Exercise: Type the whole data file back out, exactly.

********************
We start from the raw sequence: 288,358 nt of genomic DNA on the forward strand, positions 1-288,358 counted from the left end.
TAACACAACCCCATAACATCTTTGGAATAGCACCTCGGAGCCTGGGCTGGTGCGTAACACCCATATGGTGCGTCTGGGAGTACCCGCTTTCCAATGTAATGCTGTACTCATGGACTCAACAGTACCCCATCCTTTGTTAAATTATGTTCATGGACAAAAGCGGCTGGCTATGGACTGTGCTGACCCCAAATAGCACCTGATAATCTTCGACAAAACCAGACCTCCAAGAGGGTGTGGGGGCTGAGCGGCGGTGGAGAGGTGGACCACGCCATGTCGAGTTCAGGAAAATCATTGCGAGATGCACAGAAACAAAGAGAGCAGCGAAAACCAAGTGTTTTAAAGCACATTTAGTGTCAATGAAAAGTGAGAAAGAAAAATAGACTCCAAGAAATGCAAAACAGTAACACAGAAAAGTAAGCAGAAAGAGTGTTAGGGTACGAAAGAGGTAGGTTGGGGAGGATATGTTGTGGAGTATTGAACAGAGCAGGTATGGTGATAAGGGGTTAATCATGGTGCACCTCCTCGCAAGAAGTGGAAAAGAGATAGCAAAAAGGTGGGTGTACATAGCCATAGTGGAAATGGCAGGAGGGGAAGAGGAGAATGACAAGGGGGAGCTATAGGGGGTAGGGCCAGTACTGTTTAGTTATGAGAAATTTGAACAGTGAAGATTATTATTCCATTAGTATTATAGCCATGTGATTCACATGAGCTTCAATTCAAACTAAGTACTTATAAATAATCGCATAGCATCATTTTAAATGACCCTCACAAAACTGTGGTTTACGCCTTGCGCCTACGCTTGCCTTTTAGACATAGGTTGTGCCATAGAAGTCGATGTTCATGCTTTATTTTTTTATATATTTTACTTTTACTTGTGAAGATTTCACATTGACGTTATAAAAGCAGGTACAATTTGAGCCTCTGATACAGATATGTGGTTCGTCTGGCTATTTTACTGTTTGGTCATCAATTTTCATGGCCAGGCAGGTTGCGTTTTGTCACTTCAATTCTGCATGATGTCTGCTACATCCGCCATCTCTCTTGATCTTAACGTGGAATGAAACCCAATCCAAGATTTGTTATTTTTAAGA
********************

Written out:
We start from the raw sequence: 288,358 nt of genomic DNA on the forward strand, positions 1-288,358 counted from the left end.
TAACACAACCCCATAACATCTTTGGAATAGCACCTCGGAGCCTGGGCTGGTGCGTAACACCCATATGGTGCGTCTGGGAGTACCCGCTTTCCAATGTAATGCTGTACTCATGGACTCAACAGTACCCCATCCTTTGTTAAATTATGTTCATGGACAAAAGCGGCTGGCTATGGACTGTGCTGACCCCAAATAGCACCTGATAATCTTCGACAAAACCAGACCTCCAAGAGGGTGTGGGGGCTGAGCGGCGGTGGAGAGGTGGACCACGCCATGTCGAGTTCAGGAAAATCATTGCGAGATGCACAGAAACAAAGAGAGCAGCGAAAACCAAGTGTTTTAAAGCACATTTAGTGTCAATGAAAAGTGAGAAAGAAAAATAGACTCCAAGAAATGCAAAACAGTAACACAGAAAAGTAAGCAGAAAGAGTGTTAGGGTACGAAAGAGGTAGGTTGGGGAGGATATGTTGTGGAGTATTGAACAGAGCAGGTATGGTGATAAGGGGTTAATCATGGTGCACCTCCTCGCAAGAAGTGGAAAAGAGATAGCAAAAAGGTGGGTGTACATAGCCATAGTGGAAATGGCAGGAGGGGAAGAGGAGAATGACAAGGGGGAGCTATAGGGGGTAGGGCCAGTACTGTTTAGTTATGAGAAATTTGAACAGTGAAGATTATTATTCCATTAGTATTATAGCCATGTGATTCACATGAGCTTCAATTCAAACTAAGTACTTATAAATAATCGCATAGCATCATTTTAAATGACCCTCACAAAACTGTGGTTTACGCCTTGCGCCTACGCTTGCCTTTTAGACATAGGTTGTGCCATAGAAGTCGATGTTCATGCTTTATTTTTTTATATATTTTACTTTTACTTGTGAAGATTTCACATTGACGTTATAAAAGCAGGTACAATTTGAGCCTCTGATACAGATATGTGGTTCGTCTGGCTATTTTACTGTTTGGTCATCAATTTTCATGGCCAGGCAGGTTGCGTTTTGTCACTTCAATTCTGCATGATGTCTGCTACATCCGCCATCTCTCTTGATCTTAACGTGGAATGAAACCCAATCCAAGATTTGTTATTTTTAAGA